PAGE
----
Friday, July 15, 2022

Fiction Review: A Lite Too Bright

My first audio pick for the #BigBookSummer Challenge was A Lite Too Bright by Samuel Miller. This unique book is officially listed as teen/YA, but I didn't realize that and think that anyone who likes thoughtful fiction would enjoy this novel. I thoroughly enjoyed listening to the intriguing road trip-mystery at the heart of this young man's search for his grandfather's legacy.

Eighteen-year-old Arthur Louis Pullman, III, is struggling with a series of disasters in his life, the cause of which only becomes clear later in the story. He's lost his girlfriend, his best friend, his car, and his scholarship. He has no idea what to do with his life now. His dad wants him to spend time with his aunt and uncle in the family home this summer, so he reluctantly accompanies him there. On his first night in the house, sleeping in his grandfather's old room, Arthur discovers a journal written by his grandfather, the original Arthur, a Salinger-like famous but reclusive author whose first (and only) novel is still read by high school students. Arthur's grandfather had Alzheimer's, and a week before his death, he went missing and was found dead many hundreds of miles from home in Ohio. Given his state of mind, with late-stage dementia, the journal is sort of stream-of-consciousness and not written in a straightforward way, but Arthur picks out enough meaning to pique his interest. Maybe there was more to his grandfather than his father and uncle knew. There's a clue in the journal, a mention of a small town in Nevada, so Arthur does exactly what his grandfather did five years earlier and leaves the house in California in the early morning hours without telling anyone, walks to the nearby train station, and heads to Nevada. In this way, Arthur begins to retrace his grandfather's last week of life, following his trail through Utah, Colorado, Kansas, and eastward, as he travels by train and meets people who knew or were affected by his grandfather. Along the way, he begins to unravel the deep mystery of his grandfather's early life as the search itself and what he learns also begin to help him heal.

I thoroughly enjoyed listening to this audio book, with its many layers. It's a mystery, a travelogue, a coming-of-age story, and also dips into history, as well. Narrator Michael Chamberlain does a great job of inhabiting young Arthur's mind and thoughts, as he journeys across the U.S. It's an adventure but one with deep meaning, about Arthur's family history, his grandfather's legacy, and even a broader shared history. As Arthur learns more about his grandfather, he also begins to acknowledge and make sense of what has recently happened in his own life. The mystery unfolds slowly, gradually--for the reader as well as for Arthur--making this a very compelling book, as Arthur follows the clues his grandfather left behind. I very much enjoyed it, and the ending was surprising (but in an "of course!" kind of way), fitting, and perfect.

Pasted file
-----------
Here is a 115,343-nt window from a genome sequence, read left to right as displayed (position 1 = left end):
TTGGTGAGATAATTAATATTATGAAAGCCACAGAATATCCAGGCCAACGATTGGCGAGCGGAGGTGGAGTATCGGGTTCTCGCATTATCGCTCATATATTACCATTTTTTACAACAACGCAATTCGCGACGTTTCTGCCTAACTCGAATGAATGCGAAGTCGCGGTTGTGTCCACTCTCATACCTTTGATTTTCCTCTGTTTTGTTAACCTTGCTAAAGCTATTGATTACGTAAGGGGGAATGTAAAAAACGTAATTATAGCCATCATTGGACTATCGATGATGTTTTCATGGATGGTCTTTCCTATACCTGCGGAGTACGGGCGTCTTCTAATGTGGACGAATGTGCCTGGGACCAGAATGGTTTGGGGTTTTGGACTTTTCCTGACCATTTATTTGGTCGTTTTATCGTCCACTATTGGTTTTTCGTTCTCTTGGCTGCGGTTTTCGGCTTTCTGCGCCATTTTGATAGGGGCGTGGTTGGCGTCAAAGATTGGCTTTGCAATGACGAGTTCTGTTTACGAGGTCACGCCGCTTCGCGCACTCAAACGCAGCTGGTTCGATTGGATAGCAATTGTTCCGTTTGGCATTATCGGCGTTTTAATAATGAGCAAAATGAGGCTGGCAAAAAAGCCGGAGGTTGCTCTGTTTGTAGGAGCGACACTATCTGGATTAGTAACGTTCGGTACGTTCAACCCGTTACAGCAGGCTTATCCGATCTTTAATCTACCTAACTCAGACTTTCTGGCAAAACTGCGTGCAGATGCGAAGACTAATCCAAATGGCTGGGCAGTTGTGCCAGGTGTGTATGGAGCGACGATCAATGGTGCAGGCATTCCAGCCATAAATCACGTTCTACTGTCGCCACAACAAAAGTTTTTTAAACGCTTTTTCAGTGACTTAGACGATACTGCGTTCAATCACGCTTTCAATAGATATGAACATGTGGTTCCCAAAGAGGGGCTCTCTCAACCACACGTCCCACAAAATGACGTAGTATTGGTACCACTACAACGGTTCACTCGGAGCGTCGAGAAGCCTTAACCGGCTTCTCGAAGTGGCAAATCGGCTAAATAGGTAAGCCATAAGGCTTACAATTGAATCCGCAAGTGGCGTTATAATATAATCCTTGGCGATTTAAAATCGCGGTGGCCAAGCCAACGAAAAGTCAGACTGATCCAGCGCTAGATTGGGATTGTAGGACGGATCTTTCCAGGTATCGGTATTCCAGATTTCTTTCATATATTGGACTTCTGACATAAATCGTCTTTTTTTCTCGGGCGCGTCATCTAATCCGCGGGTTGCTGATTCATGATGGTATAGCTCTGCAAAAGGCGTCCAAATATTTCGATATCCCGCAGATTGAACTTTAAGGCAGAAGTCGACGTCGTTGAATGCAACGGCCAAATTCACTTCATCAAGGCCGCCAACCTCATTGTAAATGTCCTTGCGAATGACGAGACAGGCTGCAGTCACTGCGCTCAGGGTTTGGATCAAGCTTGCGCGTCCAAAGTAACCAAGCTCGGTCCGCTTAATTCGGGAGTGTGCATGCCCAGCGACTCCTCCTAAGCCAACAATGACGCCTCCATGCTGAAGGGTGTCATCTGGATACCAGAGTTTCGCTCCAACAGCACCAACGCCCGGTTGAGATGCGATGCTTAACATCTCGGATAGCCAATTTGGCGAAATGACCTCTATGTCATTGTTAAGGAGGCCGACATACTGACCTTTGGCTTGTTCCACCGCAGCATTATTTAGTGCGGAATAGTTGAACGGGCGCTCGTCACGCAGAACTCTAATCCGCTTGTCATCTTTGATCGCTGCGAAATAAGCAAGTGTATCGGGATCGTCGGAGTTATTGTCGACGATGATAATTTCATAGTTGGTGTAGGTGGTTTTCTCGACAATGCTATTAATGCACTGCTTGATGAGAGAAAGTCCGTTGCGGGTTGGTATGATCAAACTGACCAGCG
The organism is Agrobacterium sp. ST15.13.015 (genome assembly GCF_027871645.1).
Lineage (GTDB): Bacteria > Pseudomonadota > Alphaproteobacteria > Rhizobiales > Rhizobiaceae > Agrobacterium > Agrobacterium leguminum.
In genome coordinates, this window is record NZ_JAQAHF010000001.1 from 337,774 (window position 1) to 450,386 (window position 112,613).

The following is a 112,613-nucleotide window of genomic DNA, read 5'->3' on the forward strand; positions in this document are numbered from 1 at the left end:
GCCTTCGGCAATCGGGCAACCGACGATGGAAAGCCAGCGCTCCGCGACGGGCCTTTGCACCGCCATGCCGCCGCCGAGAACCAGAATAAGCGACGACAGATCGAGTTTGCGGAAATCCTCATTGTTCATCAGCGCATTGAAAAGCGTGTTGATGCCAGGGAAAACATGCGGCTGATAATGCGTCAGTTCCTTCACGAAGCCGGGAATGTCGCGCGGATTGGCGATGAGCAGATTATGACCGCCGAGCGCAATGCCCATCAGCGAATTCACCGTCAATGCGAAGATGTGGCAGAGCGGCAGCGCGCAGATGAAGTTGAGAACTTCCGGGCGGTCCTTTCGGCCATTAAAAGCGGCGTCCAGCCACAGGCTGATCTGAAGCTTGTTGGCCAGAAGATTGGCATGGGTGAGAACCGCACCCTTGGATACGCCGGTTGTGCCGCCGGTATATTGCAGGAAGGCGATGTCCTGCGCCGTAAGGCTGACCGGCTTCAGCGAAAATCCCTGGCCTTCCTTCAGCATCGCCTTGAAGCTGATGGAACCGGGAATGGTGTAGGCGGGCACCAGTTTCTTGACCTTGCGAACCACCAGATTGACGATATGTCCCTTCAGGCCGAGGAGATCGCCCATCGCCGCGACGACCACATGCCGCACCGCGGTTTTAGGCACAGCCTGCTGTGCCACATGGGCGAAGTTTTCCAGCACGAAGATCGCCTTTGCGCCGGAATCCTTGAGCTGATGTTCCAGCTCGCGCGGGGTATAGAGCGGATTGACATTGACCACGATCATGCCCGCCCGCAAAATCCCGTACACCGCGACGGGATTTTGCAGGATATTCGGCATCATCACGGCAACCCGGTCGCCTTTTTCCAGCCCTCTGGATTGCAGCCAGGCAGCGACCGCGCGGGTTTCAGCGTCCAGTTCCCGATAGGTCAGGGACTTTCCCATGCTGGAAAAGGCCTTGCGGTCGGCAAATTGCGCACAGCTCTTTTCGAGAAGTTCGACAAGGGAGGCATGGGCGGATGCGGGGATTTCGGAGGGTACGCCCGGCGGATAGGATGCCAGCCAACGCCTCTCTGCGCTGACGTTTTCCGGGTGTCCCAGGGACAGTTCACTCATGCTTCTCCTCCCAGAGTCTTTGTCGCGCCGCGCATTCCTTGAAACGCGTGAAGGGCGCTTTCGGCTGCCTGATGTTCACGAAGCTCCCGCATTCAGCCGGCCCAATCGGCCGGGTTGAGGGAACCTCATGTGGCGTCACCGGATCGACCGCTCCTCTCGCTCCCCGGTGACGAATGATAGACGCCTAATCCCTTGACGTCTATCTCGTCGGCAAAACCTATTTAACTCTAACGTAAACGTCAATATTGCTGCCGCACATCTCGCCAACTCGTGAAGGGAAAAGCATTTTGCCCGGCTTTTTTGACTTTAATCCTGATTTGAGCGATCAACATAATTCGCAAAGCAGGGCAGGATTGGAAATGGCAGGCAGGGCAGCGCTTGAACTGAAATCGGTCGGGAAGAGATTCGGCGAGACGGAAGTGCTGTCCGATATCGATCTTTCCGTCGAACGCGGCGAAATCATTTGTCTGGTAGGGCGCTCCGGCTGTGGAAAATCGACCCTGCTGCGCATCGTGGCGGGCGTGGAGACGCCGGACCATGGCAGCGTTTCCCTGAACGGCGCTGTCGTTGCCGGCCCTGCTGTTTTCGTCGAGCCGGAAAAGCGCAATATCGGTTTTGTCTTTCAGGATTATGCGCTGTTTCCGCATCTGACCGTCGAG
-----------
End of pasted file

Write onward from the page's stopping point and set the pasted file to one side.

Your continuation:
480 pages, Katherine Tegen Books


This book fits in the following 2022 Reading Challenges:

Monthly Motif Challenge: Supporting Pride Through Books

Diversity Challenge

Literary Escapes Challenge - Nevada

Big Book Summer Challenge

Disclosure: I received this book from the publisher in return for an honest review. My review is my own opinion and is not influenced by my relationship with the publisher or author.


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Listen to a sample of the audiobook here and/or download it from Audible.


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Or you can order A Lite Too Bright from Book Depository, with free shipping worldwide.



  1. I haven't heard of this one before, but you make it sound like a really good read. Have a great weekend.

    1. I went into it blind, Helen, but I ended up really enjoying it!